Governing Boards, particularly those that do not consist of political appointees and work effectively, seem to have several common elements that help to ensure they stay effective. First, they have well-defined and appropriately structured committees [...]
“When we honestly ask ourselves which person in our lives means the most to us, we often find that it is those who, instead of giving advice, solutions, or cures, have chosen rather to share our pain and touch our wounds with a warm and tender hand.” — Henri Nouwen, Out of Solitude: Three Meditations on the Christian Life.
President and CEO David King talks with Atlanta Business RadioX about the tax reform's expected impact on giving and discusses current trends in philanthropy and nonprofit giving. Listen to the live broadcast here.
Earlier this year we talked about the possible impact of the Tax Cuts and Jobs Act (TCJA) on charitable giving. The “bumpy road” we suggested then seems to be even more uncertain now – thanks, in-part, to some accounting world advice.
A steady growth in all other subsectors is consistently reducing its market share, and religious institutions themselves may be partly to blame. Were it not for religious groups, we would not have many of our universities, hospitals, hospices, and a number of human service-focused organizations.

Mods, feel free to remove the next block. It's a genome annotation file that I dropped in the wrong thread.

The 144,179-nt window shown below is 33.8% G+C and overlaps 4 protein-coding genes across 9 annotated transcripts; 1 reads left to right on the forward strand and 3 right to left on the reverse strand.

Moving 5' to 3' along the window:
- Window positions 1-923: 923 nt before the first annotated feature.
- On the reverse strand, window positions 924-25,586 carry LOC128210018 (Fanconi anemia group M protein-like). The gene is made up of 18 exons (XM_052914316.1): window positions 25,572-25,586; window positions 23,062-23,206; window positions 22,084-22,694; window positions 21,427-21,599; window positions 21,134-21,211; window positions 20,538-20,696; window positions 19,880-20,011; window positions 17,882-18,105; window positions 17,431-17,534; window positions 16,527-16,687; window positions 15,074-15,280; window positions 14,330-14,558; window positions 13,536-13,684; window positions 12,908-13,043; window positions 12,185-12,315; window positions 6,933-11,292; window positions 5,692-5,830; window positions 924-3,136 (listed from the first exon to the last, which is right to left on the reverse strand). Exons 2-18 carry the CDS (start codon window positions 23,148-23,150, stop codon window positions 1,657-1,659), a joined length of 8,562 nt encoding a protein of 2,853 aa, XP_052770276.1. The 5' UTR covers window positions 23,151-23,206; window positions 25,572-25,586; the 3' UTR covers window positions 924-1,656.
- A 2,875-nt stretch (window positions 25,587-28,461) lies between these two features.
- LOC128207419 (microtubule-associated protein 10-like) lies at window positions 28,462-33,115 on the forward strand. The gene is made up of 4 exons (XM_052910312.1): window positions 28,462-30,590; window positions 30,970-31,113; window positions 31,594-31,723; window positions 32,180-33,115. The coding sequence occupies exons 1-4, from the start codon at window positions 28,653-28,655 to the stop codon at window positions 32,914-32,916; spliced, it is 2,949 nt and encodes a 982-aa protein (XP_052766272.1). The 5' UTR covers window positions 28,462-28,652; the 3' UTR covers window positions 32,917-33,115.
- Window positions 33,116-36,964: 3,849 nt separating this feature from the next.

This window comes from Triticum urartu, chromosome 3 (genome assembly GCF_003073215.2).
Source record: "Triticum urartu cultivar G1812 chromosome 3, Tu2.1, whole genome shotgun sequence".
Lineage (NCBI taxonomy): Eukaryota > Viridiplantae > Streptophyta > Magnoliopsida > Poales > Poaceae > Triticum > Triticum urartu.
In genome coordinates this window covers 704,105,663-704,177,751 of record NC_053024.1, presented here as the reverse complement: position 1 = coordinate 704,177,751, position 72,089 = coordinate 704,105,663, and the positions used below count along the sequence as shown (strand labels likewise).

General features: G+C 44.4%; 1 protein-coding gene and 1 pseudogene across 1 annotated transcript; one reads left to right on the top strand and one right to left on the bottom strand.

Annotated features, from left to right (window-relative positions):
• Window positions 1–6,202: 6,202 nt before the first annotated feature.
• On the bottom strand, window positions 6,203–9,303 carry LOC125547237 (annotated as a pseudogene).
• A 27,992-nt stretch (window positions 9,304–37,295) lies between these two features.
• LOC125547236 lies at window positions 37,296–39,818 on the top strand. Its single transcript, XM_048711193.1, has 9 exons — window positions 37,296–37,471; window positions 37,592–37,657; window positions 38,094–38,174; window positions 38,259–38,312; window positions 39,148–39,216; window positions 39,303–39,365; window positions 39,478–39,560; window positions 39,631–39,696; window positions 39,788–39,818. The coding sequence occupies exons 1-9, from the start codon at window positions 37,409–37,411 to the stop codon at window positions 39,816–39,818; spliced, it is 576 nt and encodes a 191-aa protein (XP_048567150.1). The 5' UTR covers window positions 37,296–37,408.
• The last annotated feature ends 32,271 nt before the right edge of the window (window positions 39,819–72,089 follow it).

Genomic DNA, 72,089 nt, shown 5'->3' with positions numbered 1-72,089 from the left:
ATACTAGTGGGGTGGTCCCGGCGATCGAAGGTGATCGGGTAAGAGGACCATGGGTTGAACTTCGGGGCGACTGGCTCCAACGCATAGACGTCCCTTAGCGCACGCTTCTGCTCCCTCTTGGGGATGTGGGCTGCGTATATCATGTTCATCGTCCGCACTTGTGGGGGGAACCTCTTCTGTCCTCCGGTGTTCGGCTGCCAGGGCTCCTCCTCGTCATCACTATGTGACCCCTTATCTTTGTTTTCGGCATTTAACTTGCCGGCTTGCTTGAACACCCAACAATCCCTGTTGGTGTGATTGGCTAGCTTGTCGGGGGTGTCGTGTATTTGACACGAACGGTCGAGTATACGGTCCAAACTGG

Many of us came up in a world of fundraising where we talked about the pyramid of giving. This was the concept that most nonprofit constituencies resemble a pyramid when you stack the number of donors at each giving level. A great deal of traditional fundraising theory and strategy is based on this concept. That is all well and good if your donor base is a classic pyramid. But, what if it’s not?
The athletic seating deduction/counting issue arising from the recently passed tax legislation disallows 80% of the tax-deductible “gift.” This means athletic departments now require individuals to pay for the privilege of purchasing season tickets.
As we celebrate the $410 billion given in 2017, many consider philanthropy to be in a Golden Age. Not surprisingly, there are once again expressions of concern about the influence of large foundations.